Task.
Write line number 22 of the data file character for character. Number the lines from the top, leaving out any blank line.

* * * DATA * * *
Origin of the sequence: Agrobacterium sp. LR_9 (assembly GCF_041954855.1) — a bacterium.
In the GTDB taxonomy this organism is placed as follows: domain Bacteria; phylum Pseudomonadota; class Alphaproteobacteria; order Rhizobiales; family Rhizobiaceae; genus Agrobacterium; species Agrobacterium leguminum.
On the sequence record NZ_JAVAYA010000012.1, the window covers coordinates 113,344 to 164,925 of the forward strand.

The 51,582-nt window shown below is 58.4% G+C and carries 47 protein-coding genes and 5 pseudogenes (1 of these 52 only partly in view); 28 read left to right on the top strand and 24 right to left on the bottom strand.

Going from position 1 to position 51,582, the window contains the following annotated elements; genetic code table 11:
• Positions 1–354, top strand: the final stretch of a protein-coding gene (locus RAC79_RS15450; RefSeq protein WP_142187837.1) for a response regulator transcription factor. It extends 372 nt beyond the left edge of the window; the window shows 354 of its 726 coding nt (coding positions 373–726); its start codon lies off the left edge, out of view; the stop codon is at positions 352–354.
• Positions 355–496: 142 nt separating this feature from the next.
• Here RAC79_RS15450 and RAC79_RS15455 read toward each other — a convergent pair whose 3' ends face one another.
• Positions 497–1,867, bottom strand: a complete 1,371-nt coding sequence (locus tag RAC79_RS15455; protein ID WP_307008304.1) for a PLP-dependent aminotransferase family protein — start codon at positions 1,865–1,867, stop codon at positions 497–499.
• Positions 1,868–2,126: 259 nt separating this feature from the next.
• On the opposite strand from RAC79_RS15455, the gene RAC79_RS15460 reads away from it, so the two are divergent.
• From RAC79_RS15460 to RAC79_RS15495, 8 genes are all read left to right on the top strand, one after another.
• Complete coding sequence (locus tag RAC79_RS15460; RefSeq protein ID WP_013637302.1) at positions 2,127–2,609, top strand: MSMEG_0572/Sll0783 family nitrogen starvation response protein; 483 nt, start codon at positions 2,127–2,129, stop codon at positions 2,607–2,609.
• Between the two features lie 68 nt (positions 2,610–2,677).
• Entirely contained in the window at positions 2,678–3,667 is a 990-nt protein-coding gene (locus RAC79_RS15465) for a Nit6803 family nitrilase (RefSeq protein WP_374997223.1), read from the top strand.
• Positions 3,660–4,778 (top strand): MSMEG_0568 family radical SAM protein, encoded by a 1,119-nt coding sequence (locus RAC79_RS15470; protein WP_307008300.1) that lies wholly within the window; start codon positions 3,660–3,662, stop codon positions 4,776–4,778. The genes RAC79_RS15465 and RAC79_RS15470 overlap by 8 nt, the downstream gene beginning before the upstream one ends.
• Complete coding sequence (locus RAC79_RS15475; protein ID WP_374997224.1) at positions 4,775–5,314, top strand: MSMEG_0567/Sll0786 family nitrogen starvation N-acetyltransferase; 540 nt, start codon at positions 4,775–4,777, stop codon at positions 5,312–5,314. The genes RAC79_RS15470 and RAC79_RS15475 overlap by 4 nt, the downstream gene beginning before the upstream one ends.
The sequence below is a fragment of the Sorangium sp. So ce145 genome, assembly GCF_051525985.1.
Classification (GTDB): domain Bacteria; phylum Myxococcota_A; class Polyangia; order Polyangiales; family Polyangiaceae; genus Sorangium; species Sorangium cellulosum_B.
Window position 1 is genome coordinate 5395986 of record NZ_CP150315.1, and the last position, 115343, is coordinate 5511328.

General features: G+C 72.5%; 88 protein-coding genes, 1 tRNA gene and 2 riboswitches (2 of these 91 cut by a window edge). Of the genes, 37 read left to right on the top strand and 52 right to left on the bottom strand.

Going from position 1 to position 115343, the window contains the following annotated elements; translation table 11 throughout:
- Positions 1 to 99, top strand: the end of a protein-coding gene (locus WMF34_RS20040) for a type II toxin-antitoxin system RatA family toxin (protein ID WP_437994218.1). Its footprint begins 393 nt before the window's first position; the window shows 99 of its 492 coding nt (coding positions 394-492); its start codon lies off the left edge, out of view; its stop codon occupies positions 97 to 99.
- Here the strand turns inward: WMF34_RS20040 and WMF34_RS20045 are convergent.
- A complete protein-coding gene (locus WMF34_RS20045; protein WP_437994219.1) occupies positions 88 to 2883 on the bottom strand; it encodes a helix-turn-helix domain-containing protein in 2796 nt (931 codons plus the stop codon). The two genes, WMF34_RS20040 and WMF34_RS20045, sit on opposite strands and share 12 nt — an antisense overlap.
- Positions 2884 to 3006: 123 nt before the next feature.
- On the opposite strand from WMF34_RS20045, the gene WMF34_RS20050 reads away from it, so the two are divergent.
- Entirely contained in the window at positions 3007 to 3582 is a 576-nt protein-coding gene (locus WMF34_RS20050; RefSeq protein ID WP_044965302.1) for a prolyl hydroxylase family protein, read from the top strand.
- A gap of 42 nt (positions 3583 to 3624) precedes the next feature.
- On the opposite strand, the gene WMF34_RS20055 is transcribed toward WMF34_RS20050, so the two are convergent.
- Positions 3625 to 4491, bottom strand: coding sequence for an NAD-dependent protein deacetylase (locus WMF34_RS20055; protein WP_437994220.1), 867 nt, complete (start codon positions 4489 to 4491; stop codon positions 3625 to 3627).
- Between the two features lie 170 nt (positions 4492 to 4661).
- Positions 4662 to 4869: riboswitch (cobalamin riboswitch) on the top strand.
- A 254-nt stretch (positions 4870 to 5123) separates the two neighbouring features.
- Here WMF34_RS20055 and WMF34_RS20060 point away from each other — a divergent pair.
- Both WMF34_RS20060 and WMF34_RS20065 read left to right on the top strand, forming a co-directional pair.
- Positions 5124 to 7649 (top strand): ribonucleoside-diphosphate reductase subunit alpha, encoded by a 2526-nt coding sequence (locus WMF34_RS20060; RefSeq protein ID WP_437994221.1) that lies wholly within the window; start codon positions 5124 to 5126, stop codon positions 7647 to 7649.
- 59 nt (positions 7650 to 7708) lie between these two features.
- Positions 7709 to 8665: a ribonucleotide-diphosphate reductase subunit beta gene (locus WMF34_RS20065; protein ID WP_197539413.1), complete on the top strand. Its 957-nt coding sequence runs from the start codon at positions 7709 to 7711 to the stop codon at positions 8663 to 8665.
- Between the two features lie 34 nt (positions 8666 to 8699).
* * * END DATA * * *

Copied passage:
Going from position 1 to position 115343, the window contains the following annotated elements; translation table 11 throughout: